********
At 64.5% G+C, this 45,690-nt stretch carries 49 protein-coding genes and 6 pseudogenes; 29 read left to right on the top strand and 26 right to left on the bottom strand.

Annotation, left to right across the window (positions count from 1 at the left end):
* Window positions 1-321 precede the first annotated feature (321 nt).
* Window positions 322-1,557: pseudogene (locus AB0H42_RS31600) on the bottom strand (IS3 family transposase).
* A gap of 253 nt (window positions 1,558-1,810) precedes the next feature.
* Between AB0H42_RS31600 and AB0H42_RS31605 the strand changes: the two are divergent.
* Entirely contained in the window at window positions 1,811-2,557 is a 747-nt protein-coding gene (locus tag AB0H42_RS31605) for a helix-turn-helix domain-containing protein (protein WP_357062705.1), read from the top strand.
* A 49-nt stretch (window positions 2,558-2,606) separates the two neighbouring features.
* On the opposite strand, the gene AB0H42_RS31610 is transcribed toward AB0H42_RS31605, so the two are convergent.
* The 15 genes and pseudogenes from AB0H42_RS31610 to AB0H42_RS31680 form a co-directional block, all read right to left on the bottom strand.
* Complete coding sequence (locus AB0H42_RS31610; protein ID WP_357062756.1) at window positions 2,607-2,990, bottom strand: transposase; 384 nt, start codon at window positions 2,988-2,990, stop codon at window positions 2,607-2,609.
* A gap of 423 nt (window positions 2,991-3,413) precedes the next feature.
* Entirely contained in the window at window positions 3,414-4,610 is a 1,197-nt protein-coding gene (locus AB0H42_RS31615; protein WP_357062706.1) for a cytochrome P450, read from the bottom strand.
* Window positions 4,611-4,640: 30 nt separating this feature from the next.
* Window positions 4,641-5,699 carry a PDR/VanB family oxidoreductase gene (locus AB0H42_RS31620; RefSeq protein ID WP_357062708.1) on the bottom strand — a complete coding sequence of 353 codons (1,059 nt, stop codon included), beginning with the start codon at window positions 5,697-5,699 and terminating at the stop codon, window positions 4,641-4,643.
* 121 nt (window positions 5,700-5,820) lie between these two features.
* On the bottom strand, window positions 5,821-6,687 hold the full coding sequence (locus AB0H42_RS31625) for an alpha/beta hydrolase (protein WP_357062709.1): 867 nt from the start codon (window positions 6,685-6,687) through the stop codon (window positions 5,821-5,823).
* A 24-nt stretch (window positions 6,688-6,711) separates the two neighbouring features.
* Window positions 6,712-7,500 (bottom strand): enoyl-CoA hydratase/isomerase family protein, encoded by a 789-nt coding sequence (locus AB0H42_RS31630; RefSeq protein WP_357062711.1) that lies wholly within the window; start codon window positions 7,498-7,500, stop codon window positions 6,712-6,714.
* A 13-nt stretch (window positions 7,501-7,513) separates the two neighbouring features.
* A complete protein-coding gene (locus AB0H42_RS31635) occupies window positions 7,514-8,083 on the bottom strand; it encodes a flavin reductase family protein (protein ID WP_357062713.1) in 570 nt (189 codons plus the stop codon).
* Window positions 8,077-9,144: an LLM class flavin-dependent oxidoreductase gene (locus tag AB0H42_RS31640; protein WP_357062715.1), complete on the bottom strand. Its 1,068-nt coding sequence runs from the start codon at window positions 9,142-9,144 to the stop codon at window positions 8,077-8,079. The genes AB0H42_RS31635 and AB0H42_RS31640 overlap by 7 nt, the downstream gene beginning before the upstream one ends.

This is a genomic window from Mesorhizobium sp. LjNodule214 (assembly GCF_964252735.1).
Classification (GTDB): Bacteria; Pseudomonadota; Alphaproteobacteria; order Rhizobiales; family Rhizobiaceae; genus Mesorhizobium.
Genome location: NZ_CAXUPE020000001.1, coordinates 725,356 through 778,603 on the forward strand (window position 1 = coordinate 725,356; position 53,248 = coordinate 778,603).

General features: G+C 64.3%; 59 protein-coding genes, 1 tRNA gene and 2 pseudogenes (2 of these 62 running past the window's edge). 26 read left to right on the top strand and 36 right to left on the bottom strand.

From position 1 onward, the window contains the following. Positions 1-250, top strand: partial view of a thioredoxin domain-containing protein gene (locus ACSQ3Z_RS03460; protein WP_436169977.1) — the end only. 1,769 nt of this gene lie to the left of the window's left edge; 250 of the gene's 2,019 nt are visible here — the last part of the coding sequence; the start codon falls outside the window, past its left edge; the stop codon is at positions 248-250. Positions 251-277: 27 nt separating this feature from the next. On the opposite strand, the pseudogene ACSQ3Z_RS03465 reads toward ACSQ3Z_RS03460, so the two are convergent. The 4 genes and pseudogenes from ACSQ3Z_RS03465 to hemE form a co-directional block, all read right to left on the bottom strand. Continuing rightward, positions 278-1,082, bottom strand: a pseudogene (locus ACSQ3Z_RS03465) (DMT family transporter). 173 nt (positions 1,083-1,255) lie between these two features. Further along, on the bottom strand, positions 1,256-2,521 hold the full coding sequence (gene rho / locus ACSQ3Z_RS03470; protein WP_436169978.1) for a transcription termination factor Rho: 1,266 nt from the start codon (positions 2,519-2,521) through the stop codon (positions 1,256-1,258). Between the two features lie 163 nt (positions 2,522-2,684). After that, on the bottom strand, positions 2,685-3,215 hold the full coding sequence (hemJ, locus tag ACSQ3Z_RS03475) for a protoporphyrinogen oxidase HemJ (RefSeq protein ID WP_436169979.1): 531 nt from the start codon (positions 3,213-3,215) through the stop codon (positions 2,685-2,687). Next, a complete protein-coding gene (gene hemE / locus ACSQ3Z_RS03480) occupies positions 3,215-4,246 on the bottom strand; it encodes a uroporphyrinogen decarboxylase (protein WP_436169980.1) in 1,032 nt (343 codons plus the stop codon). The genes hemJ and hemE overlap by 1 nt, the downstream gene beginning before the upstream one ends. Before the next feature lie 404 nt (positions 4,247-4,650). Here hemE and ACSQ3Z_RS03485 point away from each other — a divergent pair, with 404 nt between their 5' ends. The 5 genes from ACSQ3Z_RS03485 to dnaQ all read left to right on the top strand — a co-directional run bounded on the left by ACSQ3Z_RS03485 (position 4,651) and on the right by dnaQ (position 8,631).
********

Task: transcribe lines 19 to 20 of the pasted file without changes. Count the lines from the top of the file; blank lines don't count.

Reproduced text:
* Window positions 6,712-7,500 (bottom strand): enoyl-CoA hydratase/isomerase family protein, encoded by a 789-nt coding sequence (locus AB0H42_RS31630; RefSeq protein WP_357062711.1) that lies wholly within the window; start codon window positions 7,498-7,500, stop codon window positions 6,712-6,714.
* A 13-nt stretch (window positions 7,501-7,513) separates the two neighbouring features.